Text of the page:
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AT 2017: Day 95, Zero Day at New Tripoli Campsite

What you see revealed within the anger is worth the pain

Hike with Gravity

An expression you sometimes hear on the trail, and one I’ve even said myself, is “Embrace the suck”. It’s borrowed from the military.

There will be challenges, so the thought goes, but you just have to roll with them. Accept them. Let them motivate and give you strength.

And then came Rocksylvania.

I’ve fallen down and twisted my ankle too many times to embrace that suck.

The rocks and the monotony of a trail without many views have been dispiriting. The rain is no fun either, but it’s the wear and tear on my body lately that has made me feeling down. I was beat up. I was frustrated and angry.

Weather Rain and thunderstorms from early morning to mid-afternoon
Today's Miles 0.0 miles
Trip Miles 1,245.9 miles

I don’t want to quit, but this morning I was having a hard time wanting to go on.

I was awaken by rain hitting my tent. Because cellular reception was available here, I was able to check the weather radar and forecast on my phone. It didn’t look good, with rain and possible thunderstorms continuing most of day.

I then took another look at the trail map, but I already knew what I’d see. Just a mile ahead of us was a section called the Knife’s Edge, named for the sharp, steep ridge line made of large boulders. The trail goes directly along the top of the Knife’s Edge, requiring extra care and sure-footedness.

Maybe I was just looking for an excuse to not hike today, but this wasn't going to be a good day for hiking. Sprained ankle or not, crossing Knife's Edge in a thunderstorm would be risky.

From my tent I hollered to Stick, telling him I wasn’t sure I was up to hiking today. Between the weather, the trail and my ankle, it didn’t seem like a good idea.

Stick didn’t need much convincing to stay here as well.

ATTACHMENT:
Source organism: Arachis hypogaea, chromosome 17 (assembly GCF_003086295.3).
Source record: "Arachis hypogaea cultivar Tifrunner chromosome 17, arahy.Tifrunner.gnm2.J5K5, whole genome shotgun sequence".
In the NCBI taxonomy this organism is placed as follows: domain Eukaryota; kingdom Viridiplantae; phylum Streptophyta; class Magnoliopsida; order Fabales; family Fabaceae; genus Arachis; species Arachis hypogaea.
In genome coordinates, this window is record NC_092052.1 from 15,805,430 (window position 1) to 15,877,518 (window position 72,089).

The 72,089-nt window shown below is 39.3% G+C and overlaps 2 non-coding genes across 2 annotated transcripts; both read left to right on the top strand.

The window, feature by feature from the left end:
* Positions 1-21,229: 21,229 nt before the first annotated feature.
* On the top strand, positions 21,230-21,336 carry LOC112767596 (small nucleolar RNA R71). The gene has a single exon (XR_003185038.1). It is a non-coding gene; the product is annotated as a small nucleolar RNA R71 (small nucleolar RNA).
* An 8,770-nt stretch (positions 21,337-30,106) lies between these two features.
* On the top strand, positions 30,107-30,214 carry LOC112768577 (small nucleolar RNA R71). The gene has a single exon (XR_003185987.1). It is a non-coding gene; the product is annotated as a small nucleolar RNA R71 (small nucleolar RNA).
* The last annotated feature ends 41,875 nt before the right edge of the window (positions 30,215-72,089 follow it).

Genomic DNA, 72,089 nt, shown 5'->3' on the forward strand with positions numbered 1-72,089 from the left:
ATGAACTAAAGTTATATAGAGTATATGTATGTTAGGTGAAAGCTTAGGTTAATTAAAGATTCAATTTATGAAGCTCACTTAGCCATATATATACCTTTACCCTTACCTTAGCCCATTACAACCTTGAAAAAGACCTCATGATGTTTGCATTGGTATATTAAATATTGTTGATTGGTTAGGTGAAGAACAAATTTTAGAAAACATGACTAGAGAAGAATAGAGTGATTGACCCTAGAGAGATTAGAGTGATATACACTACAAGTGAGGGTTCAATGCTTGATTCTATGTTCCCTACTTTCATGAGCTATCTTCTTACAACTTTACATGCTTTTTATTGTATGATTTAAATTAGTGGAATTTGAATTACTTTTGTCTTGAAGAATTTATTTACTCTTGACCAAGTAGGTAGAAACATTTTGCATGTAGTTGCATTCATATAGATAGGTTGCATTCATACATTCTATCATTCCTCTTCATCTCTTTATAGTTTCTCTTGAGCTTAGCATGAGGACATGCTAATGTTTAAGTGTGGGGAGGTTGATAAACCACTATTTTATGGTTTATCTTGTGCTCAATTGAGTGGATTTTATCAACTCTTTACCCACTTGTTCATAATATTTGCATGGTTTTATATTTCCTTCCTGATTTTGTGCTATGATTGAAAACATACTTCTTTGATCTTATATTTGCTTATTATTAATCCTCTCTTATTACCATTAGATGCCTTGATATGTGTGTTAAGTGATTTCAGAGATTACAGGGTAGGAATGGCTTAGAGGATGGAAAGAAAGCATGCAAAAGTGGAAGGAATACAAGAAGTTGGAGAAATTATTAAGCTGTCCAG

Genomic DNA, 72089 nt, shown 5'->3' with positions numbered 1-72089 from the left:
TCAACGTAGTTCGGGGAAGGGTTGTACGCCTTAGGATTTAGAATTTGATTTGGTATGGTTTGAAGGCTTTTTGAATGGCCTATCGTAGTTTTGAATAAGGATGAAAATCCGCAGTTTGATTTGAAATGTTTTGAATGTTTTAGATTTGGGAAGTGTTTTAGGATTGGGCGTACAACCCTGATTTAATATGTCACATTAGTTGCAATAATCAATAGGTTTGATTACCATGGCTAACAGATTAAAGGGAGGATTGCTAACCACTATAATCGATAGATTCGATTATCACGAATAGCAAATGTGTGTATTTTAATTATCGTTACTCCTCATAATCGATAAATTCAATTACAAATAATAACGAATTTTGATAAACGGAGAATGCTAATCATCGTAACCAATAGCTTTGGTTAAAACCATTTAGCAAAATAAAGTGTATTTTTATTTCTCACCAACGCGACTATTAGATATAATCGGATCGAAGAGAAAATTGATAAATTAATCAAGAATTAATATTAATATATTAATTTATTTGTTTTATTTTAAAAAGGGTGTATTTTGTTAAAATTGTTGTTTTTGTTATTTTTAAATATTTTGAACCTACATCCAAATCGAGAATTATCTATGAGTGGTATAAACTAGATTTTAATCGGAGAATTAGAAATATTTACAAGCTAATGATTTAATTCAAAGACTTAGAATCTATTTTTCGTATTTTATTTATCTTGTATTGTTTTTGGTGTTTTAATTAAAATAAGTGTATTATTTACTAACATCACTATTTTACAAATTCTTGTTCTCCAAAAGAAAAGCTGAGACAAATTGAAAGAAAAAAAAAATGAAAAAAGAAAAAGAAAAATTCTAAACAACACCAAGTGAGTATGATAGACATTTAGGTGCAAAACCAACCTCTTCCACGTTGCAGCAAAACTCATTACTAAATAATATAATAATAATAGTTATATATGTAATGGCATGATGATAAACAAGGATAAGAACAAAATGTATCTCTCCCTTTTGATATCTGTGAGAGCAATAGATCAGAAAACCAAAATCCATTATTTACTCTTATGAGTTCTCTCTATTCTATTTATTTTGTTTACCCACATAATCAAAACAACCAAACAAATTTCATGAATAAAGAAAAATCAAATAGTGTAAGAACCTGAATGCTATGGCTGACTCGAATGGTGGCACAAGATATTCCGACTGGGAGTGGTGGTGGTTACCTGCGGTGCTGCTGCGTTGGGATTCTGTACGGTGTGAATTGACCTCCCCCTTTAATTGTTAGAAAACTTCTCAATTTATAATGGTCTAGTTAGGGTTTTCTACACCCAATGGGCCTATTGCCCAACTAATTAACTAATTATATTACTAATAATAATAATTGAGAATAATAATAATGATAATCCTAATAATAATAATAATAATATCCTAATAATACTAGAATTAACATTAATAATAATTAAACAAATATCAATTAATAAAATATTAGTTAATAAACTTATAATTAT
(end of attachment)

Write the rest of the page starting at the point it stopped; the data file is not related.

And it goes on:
We had plenty of food, plenty of water, and a comfortable spot to stay put.

I hung my wet socks from a line strung inside my tent, but they didn’t dry out much. Other than walking down to the spring to collect some water, I mostly stayed in my tent, napping and listening to podcasts.

True to the forecast, it rained most of the day. A thunderstorm began to rumbled in late in the morning and by early afternoon it was a full-blown storm with lightning and thunder. Tree limbs were snapping off and crashing to the ground.

It was invigorating.

Then the rain tapered off, but didn’t stop completely until after 3 p.m.

Once the rain stopped Stick and I wandered about the campsite a bit, then cooked dinner.

During that time Boomer came by on the way to the spring. He said he, RedEye, Maple and Jason were camped at a nearby campsite just up the ridge.

This truly was a zero day, a day of doing absolutely nothing, and it was a day I needed.

We’ll find out tomorrow just how bad Knife’s Edge is and whether or not it was smart for us to avoid it in the rain. Nevertheless, I don’t regret taking the day off.

Whether it was the rest or the storm reminding me of the power of nature, my spirits were lifted back to where they needed be.

More rain fell for a couple hours overnight, but I didn’t care. I was ready to get back on the trail.

You love the thunder and you love the rain
What you see revealed within the anger is worth the pain
And before the lightning fades and you surrender
You've got a second to look at the dark side of the man


"Nothing to tell now. Let the words be yours, I'm done with mine." ref.